Nigerians protest naming of ousted central bank chief as emir

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Nigeria's Central Bank Governor Lamido Sanusi attends a session at the 10th International Economic Forum on Africa held at the French Economy ministry in Paris on June 11, 2010. The International Economic Forum on Africa is organised by the African Development Bank, the OECD Development Centre and the Economic Commission for Africa of the United Nations.   AFP PHOTO  ERIC PIERMONT
Nigeria’s former central bank governor Lamido Sanusi is now Emir of Kano. AFP Photo / Eric Piermont

KANO, June 8, 2014 (AFP) – Hundreds of youths took to the streets of Nigeria’s second biggest city yesterday to protest against naming the ousted central bank chief Lamido Sanusi as Emir of Kano, the country’s No. 2 Muslim leader.

The Kano state government named Sanusi to the traditional royal title, taking over from the previous incumbent, Ado Abdullahi Bayero, who died on Friday aged 83 after a long battle with cancer.

The Emir of Kano is second in the triumvirate of Nigeria’s Muslim leaders behind the Sultan of Sokoto and before the Shehu of Borno. The role, which dates back centuries, involves stewardship of Islam in the Muslim-majority north.

But many eyed politics behind the appointment, given Sanusi’s previous attacks on the government which led to his suspension as head of the Central Bank of Nigeria (CBN) in February, and the allegiances of Kano state governor, Rabiu Kwankwaso.

Youths brandishing tree branches threw stones and set fires on the road to the state government headquarters, shouting “We don’t want Sanusi” in the local Hausa language, an AFP reporter caught up in the protest said.

The gangs supported the candidacy of the late emir’s eldest son, Aminu Ado Bayero, who holds a royal title and is currently a popular district head in the ancient city, which is noted for its Muslim scholarship.

He was also allegedly backed by the ruling Peoples Democratic Party (PDP) of President Goodluck Jonathan, while the main opposition All Progressives Congress (APC) were said to favour Sanusi, who is the grandson of the late emir’s brother.

Kwankwaso was one of a number of influential state governors, most of them from northern Nigeria, who switched sides from the PDP last year, triggering a wave of similar defections in parliament. The APC is expected to push the PDP close in next year’s general elections.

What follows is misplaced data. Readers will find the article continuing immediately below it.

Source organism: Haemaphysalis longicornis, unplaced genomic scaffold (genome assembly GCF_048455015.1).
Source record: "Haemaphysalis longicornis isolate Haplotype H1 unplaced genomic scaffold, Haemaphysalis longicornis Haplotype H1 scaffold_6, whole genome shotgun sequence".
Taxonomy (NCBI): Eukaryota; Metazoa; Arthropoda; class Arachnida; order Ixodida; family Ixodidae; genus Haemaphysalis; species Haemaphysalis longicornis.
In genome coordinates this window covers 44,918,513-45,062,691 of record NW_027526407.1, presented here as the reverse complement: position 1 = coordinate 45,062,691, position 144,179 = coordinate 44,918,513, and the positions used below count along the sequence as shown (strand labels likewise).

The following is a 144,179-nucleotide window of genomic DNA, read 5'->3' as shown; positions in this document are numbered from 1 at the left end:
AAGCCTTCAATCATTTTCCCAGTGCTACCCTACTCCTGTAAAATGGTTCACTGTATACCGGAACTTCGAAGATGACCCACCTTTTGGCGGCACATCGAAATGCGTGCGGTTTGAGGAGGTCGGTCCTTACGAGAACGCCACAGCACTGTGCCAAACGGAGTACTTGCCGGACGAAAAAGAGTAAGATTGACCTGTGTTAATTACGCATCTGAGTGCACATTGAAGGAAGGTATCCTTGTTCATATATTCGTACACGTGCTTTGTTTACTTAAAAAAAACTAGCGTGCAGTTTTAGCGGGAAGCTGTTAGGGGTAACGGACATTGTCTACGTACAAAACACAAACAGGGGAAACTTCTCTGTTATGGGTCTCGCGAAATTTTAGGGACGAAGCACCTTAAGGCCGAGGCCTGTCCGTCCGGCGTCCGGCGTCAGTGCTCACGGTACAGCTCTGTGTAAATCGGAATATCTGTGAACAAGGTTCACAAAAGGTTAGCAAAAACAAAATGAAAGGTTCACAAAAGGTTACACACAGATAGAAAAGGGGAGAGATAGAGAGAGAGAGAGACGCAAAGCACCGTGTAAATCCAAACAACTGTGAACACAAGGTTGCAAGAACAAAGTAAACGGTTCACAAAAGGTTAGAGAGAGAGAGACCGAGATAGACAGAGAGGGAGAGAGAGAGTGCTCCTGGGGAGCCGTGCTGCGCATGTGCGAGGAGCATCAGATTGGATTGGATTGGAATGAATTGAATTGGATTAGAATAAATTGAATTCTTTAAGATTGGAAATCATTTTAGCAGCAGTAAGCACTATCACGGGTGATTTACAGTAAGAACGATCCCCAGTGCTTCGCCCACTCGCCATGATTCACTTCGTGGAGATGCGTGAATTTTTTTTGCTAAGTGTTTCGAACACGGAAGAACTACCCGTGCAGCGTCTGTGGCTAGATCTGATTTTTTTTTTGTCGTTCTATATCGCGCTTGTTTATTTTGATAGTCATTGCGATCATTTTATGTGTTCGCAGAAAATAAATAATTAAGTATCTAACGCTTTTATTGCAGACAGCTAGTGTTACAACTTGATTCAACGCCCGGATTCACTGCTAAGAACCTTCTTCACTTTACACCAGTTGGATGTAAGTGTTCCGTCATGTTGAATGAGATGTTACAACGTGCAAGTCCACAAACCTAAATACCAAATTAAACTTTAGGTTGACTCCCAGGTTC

There was no immediate word on the appointment from 52-year-old Sanusi himself but he was expected to attend prayers for the soul of the late emir in Kano today.

In Sanusi, Kwankwaso had to confirm the recommendation of four “kingmakers” – royal officials who meet in closed session to consider the succession – and now the APC have a high-profile potential ally in their camp.

Sanusi was suspended on government charges of financial recklessness and misconduct, soon after he alleged that the state-run Nigerian National Petroleum Corporation (NNPC) misappropriated $20 billion in public funds.

Internationally-respected, Sanusi was named by Time magazine as one of the 100-most influential people in the world in 2011. He has previously been unafraid to challenge Jonathan and his government, which has been tainted by graft.

His suspension was widely seen as politically motivated because his highlighting of alleged corruption at the heart of government had earned him powerful enemies.

Some in Nigeria attributed his outspoken comments to his background and allegiances to the north, with Jonathan a southern Christian and the country almost evenly split north-south along religious lines.

Sanusi told AFP in an interview soon after he stood down that Jonathan was a “simple man” trying to do his best but was surrounded by incompetent, fraudulent aides. Since then, he has fought court cases against his suspension and mounted a legal challenge against the confiscation of his passport.

The Sultan of Sokoto, the Emir of Kano and Shehu of Borno are revered, influential figures and have been seen as key in bridging the often fractious divide between Muslims and Christians in Nigeria. But they have recently come under pressure to speak out more against the threat posed by Boko Haram militants waging an increasingly violent insurgency in the north.

The previous emir and his counterpart in Borno both survived assassination attempts by Boko Haram, angered at their co-operation with Nigeria’s secular government.

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